Wednesday, July 13, 2011

Remember how last time I said I wanted to edit four short stories. I’ve printed them out, got them bound and I’m on the first go round. I’ve noticed a disturbing trend about the women in my stories. They’re hard nuts to crack. In a word, unforgiving. They’ve been though tough situations and had choices made for them, but eventually they stood tall and took control of their lives. 

When I come across a difficult character in a book, he/she has to have some redeeming quality. Reading about a Scrooge-without-a-reason will turn me off quicker than you can say ‘turn-the-page’.  Show me why your character is acting the way he/she does and early enough so that I don’t get to the point where I want to wring somebody’s neck. 

Not all of my female characters are snarky, mind you. Most of them are strong women, who’ve been battered by life, but know what they want, and reach for their dreams. 

If you’re a writer, do you notice a recurring pattern in the male/female characters you write and as a reader, do you like a certain kind of character?

Here's  a link that's a reminder of how not to treat characters.


  1. Yeah, my leads tend to be females with a chip on their shoulder. I didn't realize until a beta brought it to my attention asking, why is she so pissed all the time? I realized it was more my reaction than my lead. Great post!

  2. I tend to make my male, romantic interests similar in my stories. I have to be aware of this so that they all don't end up being too much alike. : )

  3. Hi,

    Know what you mean!

    I have committed that sin on occasion, but mostly my female MC's are different: I hope.

    Where one heroine sacrifices love for the hero - so that he can find love with another - her reason for this makes sense because she was utter cruel to him when he did nothing but display love for her.

    On the other hand, another heroine is being an utter bitch to the hero who adores her, and although he ends up jumping through fired hoops to win her over, he turns it around and she ends up fighting to win him over. ;)

    Even so, similarities remain!


  4. Cynthia, yes, it's wise to keep track of similarities and differences in our characters. Can't be writing the same people with only slight variations. Our readers will become bored.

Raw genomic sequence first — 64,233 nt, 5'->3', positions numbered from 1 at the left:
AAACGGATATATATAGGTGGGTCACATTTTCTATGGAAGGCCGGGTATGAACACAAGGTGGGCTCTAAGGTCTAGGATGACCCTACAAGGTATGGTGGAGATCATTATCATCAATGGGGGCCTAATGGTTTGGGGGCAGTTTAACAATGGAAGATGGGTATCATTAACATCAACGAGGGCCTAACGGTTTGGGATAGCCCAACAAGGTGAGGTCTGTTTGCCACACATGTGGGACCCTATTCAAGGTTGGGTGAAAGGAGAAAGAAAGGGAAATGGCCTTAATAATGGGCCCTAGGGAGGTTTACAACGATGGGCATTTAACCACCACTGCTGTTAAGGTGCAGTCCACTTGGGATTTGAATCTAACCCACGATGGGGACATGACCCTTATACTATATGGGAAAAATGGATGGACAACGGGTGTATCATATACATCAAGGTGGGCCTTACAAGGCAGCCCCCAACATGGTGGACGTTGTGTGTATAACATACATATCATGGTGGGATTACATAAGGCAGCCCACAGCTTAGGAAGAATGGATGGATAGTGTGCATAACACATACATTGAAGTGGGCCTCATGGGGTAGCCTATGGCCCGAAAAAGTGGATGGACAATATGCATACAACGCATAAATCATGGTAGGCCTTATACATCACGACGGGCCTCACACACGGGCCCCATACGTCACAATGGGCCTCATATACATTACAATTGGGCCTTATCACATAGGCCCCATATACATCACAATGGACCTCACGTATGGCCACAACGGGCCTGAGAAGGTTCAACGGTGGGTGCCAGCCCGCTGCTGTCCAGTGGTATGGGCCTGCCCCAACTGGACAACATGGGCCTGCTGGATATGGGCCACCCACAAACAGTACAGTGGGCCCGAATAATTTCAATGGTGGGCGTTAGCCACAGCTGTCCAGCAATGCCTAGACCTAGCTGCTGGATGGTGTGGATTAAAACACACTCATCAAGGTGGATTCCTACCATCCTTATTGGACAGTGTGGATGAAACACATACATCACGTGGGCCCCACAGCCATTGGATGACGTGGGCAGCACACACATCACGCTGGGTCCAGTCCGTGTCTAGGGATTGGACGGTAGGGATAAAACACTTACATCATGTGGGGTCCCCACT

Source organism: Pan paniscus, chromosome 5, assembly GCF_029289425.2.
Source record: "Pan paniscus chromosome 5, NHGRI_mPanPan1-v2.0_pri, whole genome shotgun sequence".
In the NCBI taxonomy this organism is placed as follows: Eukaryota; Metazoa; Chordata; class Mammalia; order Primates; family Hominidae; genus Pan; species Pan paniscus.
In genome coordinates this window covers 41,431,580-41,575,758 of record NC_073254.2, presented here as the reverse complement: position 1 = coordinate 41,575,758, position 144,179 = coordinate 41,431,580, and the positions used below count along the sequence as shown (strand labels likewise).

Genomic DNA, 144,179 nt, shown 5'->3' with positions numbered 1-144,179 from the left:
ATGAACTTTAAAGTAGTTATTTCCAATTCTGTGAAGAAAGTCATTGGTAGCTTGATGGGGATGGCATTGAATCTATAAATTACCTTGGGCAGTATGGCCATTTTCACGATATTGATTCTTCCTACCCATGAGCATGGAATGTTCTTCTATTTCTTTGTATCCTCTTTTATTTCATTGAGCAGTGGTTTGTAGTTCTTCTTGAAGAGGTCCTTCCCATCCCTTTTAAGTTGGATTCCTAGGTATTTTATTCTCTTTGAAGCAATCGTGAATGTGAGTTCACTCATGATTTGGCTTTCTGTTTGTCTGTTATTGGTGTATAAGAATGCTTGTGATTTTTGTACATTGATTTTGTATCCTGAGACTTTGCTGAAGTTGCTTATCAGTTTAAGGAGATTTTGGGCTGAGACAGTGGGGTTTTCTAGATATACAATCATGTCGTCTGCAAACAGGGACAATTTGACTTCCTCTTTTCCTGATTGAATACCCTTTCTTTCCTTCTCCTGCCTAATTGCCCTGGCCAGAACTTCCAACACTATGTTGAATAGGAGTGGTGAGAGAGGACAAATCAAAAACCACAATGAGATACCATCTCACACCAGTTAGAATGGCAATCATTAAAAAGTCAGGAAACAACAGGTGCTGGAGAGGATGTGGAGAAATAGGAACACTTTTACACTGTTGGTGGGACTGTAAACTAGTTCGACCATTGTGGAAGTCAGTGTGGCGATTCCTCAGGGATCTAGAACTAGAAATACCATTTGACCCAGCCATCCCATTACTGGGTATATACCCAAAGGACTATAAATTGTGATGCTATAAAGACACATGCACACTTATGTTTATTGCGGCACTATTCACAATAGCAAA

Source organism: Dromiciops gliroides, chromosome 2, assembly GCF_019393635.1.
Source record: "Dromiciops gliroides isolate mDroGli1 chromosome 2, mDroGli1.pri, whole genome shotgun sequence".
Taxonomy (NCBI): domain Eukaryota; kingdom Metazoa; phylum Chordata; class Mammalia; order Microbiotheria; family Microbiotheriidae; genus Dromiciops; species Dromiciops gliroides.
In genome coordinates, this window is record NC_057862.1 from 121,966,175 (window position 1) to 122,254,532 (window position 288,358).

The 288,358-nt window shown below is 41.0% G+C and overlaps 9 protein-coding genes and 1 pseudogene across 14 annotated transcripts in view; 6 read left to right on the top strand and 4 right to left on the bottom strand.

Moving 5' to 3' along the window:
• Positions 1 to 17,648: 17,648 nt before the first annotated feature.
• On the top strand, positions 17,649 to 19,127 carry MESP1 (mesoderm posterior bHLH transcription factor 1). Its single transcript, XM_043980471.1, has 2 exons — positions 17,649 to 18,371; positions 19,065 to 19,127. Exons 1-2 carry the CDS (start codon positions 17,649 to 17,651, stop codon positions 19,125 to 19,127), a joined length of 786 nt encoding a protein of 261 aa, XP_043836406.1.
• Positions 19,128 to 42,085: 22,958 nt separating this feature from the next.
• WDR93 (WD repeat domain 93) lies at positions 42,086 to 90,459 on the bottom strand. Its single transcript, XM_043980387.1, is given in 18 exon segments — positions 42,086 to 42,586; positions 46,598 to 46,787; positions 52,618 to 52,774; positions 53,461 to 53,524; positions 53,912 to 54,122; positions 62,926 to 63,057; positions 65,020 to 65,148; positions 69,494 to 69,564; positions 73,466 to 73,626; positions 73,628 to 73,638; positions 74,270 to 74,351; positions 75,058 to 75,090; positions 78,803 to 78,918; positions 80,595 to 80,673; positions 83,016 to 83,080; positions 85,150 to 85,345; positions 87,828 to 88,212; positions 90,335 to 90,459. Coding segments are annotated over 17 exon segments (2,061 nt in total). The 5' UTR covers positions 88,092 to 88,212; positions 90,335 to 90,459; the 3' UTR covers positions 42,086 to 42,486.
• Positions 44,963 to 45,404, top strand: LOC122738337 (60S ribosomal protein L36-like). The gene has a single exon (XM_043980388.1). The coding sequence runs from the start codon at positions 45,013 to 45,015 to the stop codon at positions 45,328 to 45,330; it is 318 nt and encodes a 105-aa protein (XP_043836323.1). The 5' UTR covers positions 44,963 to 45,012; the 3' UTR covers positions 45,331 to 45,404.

Francine, sounds like you create some interesting characters!

  5. Scrooge without a reason is not good. I had those in my novel; I had to do some major retweaking!

  6. Good points. I've been thinking about this a lot lately since I'm getting ready to write a brand new story.

  7. My heroines are definitely usually strong/resilient women who have gone through crap, and who pride themselves on being independent, etc. Nothing wrong with it, but yeah they need to have layers/depth.

  8. Yeah, my characters tend to fall into certain traits too. #dangitall

    At least you're aware so you can know if you want/need to change it up.

    For me, my girls tend to be angsty and conflicted.

    My boys tend to be essentially knights-in-shining-armor.

    And my fathers tend to be bad guys.


    oops :)

    *caveat*! Except in my MG novels--the dads tend to be good guys in them :)

  9. Good thing you caught that, Lydia!

    Kimberly, we're constantly mulling over stuff about our stories. At the start of a new story is a good time to think about what we want from our characters.

    Trisha, a woman such as you described usually has lots of layers to her character.

    Ali, It's good to be aware of the characters we tend to write. Gives us a chance to consciously avoid creating the same people repeatedly.

  10. Good points JL! Thanks for a timely reminder.

  11. I used to... Now I'm noticing some variation. Which I think is good. Keeps me on my toes. :-)

  12. I love sarcastic characters because teens often are very sarcastic.

  13. Misha, I think all of my character have a bit of 'tang' to them, just to varying degrees.

    AA, I guess you're a YA reader/writer.

  14. yeah, my characters tend to start out weak and almost whimpy and end up being strong.

  15. Lynda, good that they gain strength on the journey.


Don't be shy, I'd love to hear what you think.